Chunky Geo is possibly one of the best names ever for a pattern style. Beyond that, it’s also a gorgeously bold style of illustration and pattern motif that is a lot like how its name sounds — bold, big, simple and geometric. Even though it seems at first glance to be a fairly simple design style, Chunky Geo holds a lot of nuance through the use of color and placement. Let’s explore what makes Chunky Geo work and how to use the style effectively.
Make it Modular
Since Chunky Geo uses a lot of simple shapes it works well used in a modular way. You can keep the pattern design simple by just placing them in a basic repeating motif, or create larger visual systems by moving the different geo elements around, like in a puzzle, to create larger shape forms.
Tile design is practically made for Chunky Geo given that it’s already working within the shape of a basic square. Tile designers find artful ways to create visual interest and create nuanced patterns. The Brasilia Tile by Popham Design strikes just the right balance of visual complexity and the green color gives the design a natural yet modern look.
In this example, the shapes create stripes using color, yet still exist within the larger grid. Observing the pattern one can focus on the diagonal stripes or the shapes themselves.
Use Positive and Negative Space
Chunky Geo provides a great way for designers to explore positive and negative space with bold and clear forms.
The Hey Shop GEO giclee print uses a white circle at a 45 degree angle to add a negative space focal point to the design and bring a sense of motion and tension to this artfully minimal composition.
Sea Stripes, another print at Hey Shop, creates a minimal sunset sailing scene. The sail boats are created with the placement of two white half circles tucked into blue bands, that represent the sea.
It’s All About Color
Chunky Geo is also a good pattern motif to choose if designers are working with color. Large shapes hold color and uplift them in a design. With Chunky Geo, color can be the star, versus line and detail. Color sometimes can clutter a design that has a lot of fine detail and take the attention away from those elements.
For the Poppytalk bar island exterior, color is used in a delectable way on this triangle pattern motif. The colors really draws the eye and give the room a cheerful and stylish vibe.
Chunky Geo can be incredibly expressive and especially through the use of high contrast color combinations. If a designer’s goal is to create a piece that makes a visual statement and can be seen from across the room, a chunky geo pattern motif in bright contrasted hues is a great place to start!
Dan Jazzia’s pattern set at Envato has chunky geo elements and a very bold, bright and high contrast color palette.
As an alternative, chunky geo can be used quite effectively in dark or neutral colors with very little color contrast. Applied this way, this design style is good at taking a backseat in a project to information design. Chunky Geo can add visual interest to an otherwise minimal and plain design, but not create unnecessary visual clutter that detracts from the message of the work.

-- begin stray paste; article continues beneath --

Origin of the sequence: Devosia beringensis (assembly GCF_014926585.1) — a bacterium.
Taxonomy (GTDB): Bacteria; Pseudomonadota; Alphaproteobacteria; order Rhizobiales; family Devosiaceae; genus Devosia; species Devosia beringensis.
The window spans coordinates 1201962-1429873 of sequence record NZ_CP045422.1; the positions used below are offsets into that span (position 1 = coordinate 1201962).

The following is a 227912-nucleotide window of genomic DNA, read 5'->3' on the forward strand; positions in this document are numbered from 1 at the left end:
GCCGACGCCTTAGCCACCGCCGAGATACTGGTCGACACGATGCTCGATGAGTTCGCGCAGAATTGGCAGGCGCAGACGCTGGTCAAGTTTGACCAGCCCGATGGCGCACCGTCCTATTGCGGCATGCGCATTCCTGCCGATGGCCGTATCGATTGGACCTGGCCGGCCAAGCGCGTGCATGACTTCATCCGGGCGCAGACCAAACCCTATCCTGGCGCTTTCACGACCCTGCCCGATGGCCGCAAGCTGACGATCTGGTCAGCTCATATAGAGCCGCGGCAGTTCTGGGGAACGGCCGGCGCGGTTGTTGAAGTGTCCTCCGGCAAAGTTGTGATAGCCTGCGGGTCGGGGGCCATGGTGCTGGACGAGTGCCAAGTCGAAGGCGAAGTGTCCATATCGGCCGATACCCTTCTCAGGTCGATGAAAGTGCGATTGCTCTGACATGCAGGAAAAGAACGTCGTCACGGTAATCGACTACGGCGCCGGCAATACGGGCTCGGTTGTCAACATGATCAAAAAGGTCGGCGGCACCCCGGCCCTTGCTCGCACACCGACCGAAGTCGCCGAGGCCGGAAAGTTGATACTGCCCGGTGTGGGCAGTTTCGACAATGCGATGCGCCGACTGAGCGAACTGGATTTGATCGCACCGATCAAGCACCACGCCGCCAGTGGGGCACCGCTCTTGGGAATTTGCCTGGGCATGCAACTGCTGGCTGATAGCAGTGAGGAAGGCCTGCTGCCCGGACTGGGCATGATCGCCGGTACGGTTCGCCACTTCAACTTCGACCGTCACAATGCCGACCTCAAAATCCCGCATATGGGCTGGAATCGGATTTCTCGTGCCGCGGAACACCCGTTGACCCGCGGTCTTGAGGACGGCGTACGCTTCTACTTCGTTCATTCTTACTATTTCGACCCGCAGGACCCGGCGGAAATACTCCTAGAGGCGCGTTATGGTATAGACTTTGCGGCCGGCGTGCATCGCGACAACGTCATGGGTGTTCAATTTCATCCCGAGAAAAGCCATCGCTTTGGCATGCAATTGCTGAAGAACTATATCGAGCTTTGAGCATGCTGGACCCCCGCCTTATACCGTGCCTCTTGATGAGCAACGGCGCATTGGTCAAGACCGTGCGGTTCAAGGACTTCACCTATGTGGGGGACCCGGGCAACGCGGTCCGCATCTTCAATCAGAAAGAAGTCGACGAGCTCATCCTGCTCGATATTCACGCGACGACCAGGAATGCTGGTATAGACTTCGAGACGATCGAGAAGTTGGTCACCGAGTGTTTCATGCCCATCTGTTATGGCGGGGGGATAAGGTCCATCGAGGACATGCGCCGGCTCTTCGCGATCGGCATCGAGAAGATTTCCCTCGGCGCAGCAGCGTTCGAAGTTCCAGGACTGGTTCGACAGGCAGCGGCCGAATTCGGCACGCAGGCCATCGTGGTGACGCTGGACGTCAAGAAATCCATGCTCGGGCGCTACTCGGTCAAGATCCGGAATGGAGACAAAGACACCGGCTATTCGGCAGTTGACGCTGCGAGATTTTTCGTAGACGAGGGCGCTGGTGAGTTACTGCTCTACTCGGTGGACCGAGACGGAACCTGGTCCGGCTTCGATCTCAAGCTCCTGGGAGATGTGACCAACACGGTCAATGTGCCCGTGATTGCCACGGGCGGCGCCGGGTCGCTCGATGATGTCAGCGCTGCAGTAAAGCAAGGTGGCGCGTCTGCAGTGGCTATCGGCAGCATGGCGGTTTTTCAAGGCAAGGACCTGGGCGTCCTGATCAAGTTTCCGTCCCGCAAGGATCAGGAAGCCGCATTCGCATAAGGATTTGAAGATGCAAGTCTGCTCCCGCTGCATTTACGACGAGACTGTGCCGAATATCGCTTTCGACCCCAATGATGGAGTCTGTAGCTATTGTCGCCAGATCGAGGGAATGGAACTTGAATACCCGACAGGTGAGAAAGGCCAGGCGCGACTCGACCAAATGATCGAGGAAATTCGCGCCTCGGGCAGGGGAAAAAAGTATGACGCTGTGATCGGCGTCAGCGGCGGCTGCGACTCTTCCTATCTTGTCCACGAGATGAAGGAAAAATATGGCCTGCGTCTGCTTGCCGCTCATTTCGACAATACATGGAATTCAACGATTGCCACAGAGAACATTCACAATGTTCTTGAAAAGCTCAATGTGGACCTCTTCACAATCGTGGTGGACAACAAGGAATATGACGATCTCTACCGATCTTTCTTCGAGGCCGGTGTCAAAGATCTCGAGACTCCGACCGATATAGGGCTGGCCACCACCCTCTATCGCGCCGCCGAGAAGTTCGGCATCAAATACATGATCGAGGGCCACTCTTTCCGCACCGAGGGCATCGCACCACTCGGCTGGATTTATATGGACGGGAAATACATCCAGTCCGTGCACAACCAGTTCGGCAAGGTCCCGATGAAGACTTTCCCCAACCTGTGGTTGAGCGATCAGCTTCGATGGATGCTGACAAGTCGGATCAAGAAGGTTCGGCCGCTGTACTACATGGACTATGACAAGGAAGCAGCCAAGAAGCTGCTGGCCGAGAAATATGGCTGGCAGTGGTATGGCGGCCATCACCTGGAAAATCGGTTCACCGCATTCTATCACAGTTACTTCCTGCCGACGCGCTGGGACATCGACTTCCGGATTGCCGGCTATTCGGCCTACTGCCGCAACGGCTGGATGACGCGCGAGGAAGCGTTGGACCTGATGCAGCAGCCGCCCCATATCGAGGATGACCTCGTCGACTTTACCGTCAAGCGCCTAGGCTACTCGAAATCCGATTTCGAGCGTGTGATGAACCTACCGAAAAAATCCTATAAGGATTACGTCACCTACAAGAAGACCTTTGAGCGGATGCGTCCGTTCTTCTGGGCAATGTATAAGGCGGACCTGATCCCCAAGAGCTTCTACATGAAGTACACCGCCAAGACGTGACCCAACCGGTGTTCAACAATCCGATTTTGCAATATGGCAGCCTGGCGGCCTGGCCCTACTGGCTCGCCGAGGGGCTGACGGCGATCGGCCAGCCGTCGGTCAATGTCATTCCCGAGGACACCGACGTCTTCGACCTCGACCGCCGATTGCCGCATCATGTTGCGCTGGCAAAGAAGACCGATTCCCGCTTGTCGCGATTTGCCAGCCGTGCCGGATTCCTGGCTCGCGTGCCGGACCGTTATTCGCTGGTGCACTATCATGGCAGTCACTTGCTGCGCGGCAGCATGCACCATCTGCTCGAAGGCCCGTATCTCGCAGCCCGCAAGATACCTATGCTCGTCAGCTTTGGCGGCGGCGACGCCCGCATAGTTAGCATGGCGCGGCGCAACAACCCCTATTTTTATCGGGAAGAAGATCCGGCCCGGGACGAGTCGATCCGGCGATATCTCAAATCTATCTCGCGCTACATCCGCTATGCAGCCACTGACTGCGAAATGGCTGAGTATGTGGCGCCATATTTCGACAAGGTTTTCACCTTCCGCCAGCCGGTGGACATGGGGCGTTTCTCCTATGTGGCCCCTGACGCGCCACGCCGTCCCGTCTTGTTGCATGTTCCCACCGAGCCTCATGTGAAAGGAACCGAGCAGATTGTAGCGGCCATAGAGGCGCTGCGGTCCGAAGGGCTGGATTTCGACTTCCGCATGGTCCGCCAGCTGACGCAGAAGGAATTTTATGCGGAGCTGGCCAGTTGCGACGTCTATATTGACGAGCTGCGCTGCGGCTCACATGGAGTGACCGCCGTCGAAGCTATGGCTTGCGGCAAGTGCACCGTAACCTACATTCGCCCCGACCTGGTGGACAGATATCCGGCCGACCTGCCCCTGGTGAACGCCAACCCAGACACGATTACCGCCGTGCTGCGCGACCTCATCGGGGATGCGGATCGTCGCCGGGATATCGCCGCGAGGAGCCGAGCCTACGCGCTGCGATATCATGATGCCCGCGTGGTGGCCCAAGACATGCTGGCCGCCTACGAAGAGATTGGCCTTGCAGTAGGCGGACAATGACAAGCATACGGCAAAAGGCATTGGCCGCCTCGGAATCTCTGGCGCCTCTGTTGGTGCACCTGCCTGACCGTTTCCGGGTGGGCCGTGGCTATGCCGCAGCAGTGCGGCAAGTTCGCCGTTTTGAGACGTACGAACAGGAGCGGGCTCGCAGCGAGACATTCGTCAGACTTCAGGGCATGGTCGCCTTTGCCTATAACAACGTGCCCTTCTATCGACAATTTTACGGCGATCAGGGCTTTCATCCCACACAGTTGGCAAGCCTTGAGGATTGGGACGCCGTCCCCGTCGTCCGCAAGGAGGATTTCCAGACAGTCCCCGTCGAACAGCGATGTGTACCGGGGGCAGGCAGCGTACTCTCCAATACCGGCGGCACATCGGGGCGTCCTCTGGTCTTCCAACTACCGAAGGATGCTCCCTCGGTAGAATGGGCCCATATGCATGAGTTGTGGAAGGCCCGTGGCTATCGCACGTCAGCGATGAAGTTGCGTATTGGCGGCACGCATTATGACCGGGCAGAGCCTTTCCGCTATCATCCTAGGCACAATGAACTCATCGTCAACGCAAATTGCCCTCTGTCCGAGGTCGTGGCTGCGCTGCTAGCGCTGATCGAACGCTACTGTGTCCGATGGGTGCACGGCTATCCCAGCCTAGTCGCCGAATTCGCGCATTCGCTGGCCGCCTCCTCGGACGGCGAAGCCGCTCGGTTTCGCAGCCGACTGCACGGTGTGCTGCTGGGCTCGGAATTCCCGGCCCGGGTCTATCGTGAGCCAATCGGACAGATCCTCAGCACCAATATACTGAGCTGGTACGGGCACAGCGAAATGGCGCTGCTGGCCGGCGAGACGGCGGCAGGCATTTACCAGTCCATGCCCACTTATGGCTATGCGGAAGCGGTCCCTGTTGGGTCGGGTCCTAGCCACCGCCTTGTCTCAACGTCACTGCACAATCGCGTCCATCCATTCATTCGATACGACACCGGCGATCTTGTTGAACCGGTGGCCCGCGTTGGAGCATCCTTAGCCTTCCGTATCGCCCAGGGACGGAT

The navigator notes card design uses a triangular pattern with a lovely low-contrast two color blue combination inspired by the Mediterranean Sea. The colors really add to the design, but still are a backdrop to the Octaevo logo. Subtle texturing also adds detail and visual interest.
Chunky Geo provides a simple way to add a little “3D” element to your designs as well. You can use color tone and shading to add a sense of dimensionality. Dimensionality and perspective gives the design more visual complexity and imbues it with a futuristic and forward reaching feel.
In the Bevel design project from Hello Mart Co, simple shapes are transformed into dimensional elements using colors that give the impression of the shapes existing in space.
Find Its Roots
The simple geometry of chunky geo also has some similarities to traditional craft patterning used in Japanese design. So chunky geo is also a good pattern motif if you are exploring the use of traditional and vintage pattern design in your otherwise contemporary projects.
Ikko Tanaka’s iconic geometric figuration may be the beginning of geo design en totale. In his minimal figurative design, the use of color to create a focal point is outstanding.
Zak and Fox take Japanese geo design elements and combine them with traditional Japanese Indigo ink. The final result is a design that has a traditional and rustic appeal and also a kind of modern minimal simplicity.
These are just some of the ways to use this illustration and pattern style. Chunky Geo is an adaptable pattern motif style with many applications and uses. It can be center stage in a design or work more as a backdrop for information and labelling. Chunky Geo works well as packaging design for food and beauty projects, as an eye-grabbing pattern on an event poster or as the motif used in the background of a billboard or trade show banner. How you use it in your own work is, as always, up to you, the designer. It’s definitely a fun design style to explore.